Venture capital and early-stage security start-ups.
N2K logoAug 11, 2016

Venture capital and early-stage security start-ups.

Cybersecurity and the need for speed.

Jeff Moss, Black Hat’s founder, characterized this year's conference as being about speed (last year's was about complexity). Speed plays into the sector in many ways: speed to market, speed to produce products, and speed to counter threats. Speed, Moss noted, matters to boards and C-suites, and speed should matter to companies as they try to sell into the current market.

That’s consistent with some of the lessons we drew from our conversations with venture capitalists. Don’t make the mistake, if you’re a start-up, of trying to sell a solution that’s labor-intensive and takes a long development cycle for its implementation in a customer’s environment. The shortage of skilled security labor is the biggest single source of marketplace drag. Your solutions should, above all, not exacerbate labor market drag. Ideally, it should alleviate it.

Casey Corcoran of FourV Systems agreed on the need for speed. “There are a number of companies with shelfware because they've never been able to get it to the place where it produces results for them.” An eighteen-month implementation cycle is likely to never be completed. This is true, he thought, of many artificial intelligence tools as well—these tools have to be trained, and you often have to build an infrastructure around them.

The cyber sector is no longer regarded as a speculative investment.

We spoke with Allegis Capital's Bob Ackerman, who’s long had a particular interest in the cyber security start-up ecosystem. He offered his perspective about some of the things early-stage companies should bear in mind. First, while the venture capital market has cooled a bit (generally, not just for cyber security) as investors have come to worry that the market may be overcapitalized, funding is still available. People are growing a bit suspicious of the unicorns, and they've taken note of the slow IPO market. Investment is still available, but cybersecurity companies who wish to attract it must show clear differentiation. They've got to prove their value in the marketplace.

There are some reasons for optimism, in Ackerman's view. Cybersecurity is no longer regarded as a speculative investment. And enterprises no longer regard expenditures on cybersecurity as discretionary.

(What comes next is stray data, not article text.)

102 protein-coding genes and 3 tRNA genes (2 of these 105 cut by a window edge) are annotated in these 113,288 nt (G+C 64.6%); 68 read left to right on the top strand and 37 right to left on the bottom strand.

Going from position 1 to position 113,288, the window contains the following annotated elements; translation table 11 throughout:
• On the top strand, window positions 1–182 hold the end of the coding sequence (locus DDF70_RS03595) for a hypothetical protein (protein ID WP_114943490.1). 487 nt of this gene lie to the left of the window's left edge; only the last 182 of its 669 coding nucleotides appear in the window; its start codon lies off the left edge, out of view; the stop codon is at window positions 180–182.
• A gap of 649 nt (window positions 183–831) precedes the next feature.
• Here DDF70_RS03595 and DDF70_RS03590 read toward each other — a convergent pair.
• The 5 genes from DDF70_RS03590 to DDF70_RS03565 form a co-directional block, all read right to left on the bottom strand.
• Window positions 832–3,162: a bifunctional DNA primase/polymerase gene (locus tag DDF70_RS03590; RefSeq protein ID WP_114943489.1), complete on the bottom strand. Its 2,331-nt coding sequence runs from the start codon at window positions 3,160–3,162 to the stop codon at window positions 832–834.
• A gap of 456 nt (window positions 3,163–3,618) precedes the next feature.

But to attract investors, Ackerman noted, you must be differentiated from the others in the sector. There are a lot of point solutions on offer that might be nice as a feature, but that won't sustain a company. Don't be one of those offering a point solution. Go for disruption, and be clear about your value proposition.

We also spoke with Alberto Yépez, managing partner at Trident Capital, who leads a sector-focused venture capital fund investing only in cybersecurity. Like Ackerman, Yépez sees cyber investment as affected by a general slowdown in the venture industry, but he stresses that the amount of capital available for investment in cybersecurity remains very large. But the bar to getting funded has been raised. You've got to show sound fundamentals. Yépez summarized the VC's criteria for investment as follows. All five areas should align:

  1. Market—should be large and growing,
  2. Technology—how hard is it to replicate what you do? High barriers to entry are a must.
  3. Go-to-market—how are you going to deploy your solution? Will you do it yourself, or will you work with a partner ecosystem? We look for the latter: strategic relationships will make you grow.
  4. Team—we look for someone who can assemble a team (with appropriate domain expertise) that can go to market.
  5. Investment community—do you have the right interest from investors?

Both Ackerman and Yépez agree that the shortage of skilled professional labor and the high cost of integrating point solutions define the gaps that are crying to be filled by innovative companies.